Practice, Reflect, Share Event at Rose Bruford College

Dr Joseph Dunne, Research Assistant at Rose Bruford College

The impetus for organising the Practice, Reflect, Share at Rose Bruford comes from a recognition that the research culture in UK HEIs is undergoing significant changes. The program for the day included a keynote presentation by Miguel Mera, a plenary, and round table discussions on the subjects of mentoring, networking and publishing, collaborating, and practice and research.

Taken together, the REF, the increasing student demands on resources and contact time, technological innovations, new government funding formulas, and the as yet unknown impact of Brexit compel academics to reappraise the ways practice, teaching and research activities can co-exist and, indeed, enhance each other. The definition of “practice research” will remain ongoing, fuelled as it is by innovative methodologies and diversifying outcomes of projects. However, it is important that we try to articulate some common understanding of the term in order for genuine knowledge exchange to take place.

In his presentation, Miguel cited Nicolas Till’s critique of artistic practice as research. It is well worth reading for its highlighting of the dangers inherent for artists in justifying their process in terms of theoretical investigation in order to work in a university. This runs the risk of artistic practice being subsumed into a system that overwhelmingly values text-based products over embodied or visual material. Moreover, argues Till, many of the activities described in the rubric of practice research are in fact examples of professional practice, not research. He concludes that a new method of evaluation is required for practice research distinct from theoretical scholarship.

Till’s analysis is intertwined with questions relating to how the value we attribute to knowledge is dependent upon the form such knowledge takes. In order to prove one can ride a bike it is not sufficient to merely state it, it must be done. Books and articles remain the dominant form of evidence in the academy that a research process has been carried out and knowledge has been produced as a result. But documents are more than evidence of a past process; for the reader, they often come to constitute the research because it is the only material made available to them. The means by which the author produced it are not usually made public. For many disciplines this is entirely appropriate; it is in fact difficult to see how a historian or a physicist could open their work out. But all artists know that much of their process is the work itself and so attempts to transcribe the sometimes messy, random, and – especially for performance practitioners – collaborative nature of investigating through practice into text can distort the knowledge they have generated into a codified system that risks distorting it’s meaning.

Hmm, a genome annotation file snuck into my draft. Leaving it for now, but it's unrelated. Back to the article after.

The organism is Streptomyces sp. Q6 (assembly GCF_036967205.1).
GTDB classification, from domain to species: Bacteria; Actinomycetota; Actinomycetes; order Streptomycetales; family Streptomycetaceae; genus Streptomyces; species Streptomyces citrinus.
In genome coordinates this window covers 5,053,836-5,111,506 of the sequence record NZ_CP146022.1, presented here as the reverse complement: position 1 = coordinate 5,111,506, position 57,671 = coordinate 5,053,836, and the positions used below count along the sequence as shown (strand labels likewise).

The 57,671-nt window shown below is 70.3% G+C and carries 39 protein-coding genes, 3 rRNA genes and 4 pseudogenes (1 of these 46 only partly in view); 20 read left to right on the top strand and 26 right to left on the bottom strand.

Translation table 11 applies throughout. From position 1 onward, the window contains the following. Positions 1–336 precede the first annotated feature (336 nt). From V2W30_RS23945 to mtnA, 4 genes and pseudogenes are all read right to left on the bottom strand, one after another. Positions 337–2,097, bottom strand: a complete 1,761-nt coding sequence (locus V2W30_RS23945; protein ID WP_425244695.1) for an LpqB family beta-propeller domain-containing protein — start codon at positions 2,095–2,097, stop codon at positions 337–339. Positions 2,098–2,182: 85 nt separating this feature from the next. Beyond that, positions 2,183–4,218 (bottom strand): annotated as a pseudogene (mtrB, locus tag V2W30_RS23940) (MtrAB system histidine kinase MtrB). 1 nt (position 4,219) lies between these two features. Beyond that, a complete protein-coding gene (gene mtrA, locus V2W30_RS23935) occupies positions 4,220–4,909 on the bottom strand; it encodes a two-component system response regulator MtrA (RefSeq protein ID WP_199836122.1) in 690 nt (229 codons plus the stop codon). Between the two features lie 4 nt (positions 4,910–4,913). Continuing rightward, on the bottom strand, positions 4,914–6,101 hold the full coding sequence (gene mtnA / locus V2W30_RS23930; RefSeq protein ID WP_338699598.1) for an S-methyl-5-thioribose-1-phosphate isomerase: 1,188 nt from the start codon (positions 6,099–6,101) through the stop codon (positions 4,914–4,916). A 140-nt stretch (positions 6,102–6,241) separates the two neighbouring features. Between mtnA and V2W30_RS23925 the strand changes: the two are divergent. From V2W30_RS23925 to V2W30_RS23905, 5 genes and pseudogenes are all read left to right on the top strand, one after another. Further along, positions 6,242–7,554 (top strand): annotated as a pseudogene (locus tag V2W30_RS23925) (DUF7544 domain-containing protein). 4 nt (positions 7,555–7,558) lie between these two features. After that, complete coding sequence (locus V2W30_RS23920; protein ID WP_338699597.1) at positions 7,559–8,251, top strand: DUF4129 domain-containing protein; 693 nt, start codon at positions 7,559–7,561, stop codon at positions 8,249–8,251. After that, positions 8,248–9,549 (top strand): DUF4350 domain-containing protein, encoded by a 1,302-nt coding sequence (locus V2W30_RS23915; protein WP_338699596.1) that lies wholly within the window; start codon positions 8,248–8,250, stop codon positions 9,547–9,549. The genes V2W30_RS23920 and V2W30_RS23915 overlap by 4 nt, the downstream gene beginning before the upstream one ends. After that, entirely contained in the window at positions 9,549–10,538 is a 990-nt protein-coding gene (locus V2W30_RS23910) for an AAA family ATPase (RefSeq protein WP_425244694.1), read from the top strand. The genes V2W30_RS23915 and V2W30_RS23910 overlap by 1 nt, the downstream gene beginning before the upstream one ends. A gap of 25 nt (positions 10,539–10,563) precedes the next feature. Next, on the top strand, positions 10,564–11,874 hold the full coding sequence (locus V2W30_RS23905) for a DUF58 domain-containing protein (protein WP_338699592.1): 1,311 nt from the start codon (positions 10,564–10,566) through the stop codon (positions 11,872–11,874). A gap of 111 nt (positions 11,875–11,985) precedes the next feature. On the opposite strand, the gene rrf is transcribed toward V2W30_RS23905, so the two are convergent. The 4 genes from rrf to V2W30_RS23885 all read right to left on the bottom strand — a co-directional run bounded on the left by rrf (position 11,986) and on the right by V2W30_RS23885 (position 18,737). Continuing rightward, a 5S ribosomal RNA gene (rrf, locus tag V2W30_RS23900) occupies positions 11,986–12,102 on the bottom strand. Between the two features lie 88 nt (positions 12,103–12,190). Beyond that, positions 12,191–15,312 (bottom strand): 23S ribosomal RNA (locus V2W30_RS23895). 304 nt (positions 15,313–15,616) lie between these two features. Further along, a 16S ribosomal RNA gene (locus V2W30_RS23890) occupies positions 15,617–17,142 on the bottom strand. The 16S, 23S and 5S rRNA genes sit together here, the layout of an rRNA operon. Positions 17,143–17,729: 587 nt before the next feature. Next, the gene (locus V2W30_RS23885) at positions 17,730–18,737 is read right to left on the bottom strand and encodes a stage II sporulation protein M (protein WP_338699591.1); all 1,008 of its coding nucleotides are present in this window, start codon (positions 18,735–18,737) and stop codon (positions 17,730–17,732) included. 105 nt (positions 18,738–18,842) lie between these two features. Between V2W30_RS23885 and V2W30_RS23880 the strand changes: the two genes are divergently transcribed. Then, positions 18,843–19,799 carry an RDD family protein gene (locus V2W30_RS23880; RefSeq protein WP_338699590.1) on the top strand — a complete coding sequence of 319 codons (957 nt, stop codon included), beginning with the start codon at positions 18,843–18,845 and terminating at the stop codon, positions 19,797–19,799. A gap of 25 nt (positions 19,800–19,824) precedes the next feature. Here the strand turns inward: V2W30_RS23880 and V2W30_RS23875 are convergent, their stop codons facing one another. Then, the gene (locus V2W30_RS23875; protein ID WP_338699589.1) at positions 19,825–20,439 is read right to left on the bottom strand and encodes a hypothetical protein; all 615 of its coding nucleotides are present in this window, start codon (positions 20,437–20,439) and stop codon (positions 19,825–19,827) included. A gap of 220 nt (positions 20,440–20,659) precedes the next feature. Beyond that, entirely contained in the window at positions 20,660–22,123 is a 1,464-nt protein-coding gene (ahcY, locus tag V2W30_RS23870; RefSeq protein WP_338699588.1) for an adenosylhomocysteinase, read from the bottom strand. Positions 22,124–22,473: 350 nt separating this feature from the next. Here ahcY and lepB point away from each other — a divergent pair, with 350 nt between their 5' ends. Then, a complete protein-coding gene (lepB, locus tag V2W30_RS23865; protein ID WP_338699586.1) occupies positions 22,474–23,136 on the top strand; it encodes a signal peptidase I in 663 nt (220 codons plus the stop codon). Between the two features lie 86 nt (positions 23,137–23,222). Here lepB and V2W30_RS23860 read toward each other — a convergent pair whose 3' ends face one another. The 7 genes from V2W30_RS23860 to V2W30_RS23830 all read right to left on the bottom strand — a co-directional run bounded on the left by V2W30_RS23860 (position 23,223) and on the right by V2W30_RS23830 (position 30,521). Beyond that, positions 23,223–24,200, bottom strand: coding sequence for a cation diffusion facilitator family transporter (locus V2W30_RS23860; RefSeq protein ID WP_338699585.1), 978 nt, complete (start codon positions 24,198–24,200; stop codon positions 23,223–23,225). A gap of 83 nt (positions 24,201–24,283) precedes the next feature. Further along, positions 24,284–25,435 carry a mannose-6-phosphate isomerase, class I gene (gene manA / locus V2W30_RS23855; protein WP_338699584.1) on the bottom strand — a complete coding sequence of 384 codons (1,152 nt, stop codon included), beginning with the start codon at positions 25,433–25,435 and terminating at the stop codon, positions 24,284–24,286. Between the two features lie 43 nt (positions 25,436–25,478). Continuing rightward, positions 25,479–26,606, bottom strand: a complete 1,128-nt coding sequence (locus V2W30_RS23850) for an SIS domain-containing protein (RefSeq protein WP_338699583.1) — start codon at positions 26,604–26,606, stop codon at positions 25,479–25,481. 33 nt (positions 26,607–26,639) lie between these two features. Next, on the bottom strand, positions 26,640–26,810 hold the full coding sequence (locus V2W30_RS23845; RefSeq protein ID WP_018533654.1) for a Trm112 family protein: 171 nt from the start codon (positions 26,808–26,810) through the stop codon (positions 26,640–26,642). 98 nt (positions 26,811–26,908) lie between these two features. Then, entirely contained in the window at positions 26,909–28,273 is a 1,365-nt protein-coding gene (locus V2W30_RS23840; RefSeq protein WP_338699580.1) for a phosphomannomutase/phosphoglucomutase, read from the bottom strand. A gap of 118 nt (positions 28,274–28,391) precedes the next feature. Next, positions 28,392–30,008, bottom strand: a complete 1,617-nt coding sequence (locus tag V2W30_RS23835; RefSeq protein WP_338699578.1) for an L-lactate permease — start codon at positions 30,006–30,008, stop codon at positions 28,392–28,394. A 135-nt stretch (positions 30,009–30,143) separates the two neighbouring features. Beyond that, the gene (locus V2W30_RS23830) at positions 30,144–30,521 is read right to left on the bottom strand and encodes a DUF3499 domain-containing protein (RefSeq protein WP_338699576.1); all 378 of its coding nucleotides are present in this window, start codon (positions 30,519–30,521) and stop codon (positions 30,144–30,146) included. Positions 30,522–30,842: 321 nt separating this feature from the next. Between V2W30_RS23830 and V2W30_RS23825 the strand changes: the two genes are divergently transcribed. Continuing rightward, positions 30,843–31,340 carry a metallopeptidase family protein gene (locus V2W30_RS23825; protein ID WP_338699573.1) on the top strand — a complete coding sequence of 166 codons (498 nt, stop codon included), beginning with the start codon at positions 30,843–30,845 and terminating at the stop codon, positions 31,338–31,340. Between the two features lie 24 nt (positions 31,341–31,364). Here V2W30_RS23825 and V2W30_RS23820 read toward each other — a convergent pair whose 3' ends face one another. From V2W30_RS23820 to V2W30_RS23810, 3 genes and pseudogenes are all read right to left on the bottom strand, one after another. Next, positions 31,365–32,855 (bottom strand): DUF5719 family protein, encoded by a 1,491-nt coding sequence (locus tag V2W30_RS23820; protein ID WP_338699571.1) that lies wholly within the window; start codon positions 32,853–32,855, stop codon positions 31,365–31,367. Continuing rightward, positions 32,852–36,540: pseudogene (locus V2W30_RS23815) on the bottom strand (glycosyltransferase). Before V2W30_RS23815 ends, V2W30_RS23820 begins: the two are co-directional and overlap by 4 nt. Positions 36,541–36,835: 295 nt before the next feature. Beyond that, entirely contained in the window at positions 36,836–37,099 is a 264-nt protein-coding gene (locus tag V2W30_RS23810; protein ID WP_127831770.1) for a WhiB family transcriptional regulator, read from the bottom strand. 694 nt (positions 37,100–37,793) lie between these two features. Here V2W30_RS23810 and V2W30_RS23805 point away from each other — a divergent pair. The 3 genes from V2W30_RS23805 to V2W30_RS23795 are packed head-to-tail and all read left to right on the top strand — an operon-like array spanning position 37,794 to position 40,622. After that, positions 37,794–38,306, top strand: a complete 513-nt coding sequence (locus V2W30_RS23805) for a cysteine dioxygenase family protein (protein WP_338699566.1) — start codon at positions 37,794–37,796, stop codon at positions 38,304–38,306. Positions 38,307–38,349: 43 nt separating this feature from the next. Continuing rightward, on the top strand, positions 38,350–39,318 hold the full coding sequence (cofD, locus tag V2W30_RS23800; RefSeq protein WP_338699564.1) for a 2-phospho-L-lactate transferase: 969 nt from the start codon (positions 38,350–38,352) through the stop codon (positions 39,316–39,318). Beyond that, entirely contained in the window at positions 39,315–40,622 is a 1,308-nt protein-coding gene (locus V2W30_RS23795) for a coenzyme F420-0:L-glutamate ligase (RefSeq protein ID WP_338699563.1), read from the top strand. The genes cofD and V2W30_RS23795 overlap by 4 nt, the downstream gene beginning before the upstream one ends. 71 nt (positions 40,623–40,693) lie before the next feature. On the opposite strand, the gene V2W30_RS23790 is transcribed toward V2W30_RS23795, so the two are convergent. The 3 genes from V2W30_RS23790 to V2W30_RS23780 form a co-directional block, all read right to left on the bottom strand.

Issues pertaining to documentation of process and dissemination of outputs was a subject that came up consistently. There was a general recognition that the internet create many exciting new avenues of public engagement but a culture shift needs to occur if it is to be fully utilised. Specifically, the authority of written text acts a barrier to experimenting with the visual formats of video and photography as a means of positing a theory or citing evidence of process. A related issue concerns the publics to which research targets and reaches. Open access online publication platforms are a potential way of increasing the impact of one’s research, but there are risks involved. The inability to oversee the transmission of the knowledge one has generated can lead to its distillation. Moreover, it is worth asking what the other functions dissemination can fulfil beyond impact. Ben Spatz opined that an awareness of the publics a piece of research is intended for can enable academics to build constituencies and communities. This approach certainly increases the likelihood of research being a catalyst for collaborations between different disciplines. It was also mentioned that dissemination can be expressed as a form of inviting people into an ongoing process into knowledge production. The public, in this context, have a reciprocal relationship with an author’s developing corpus.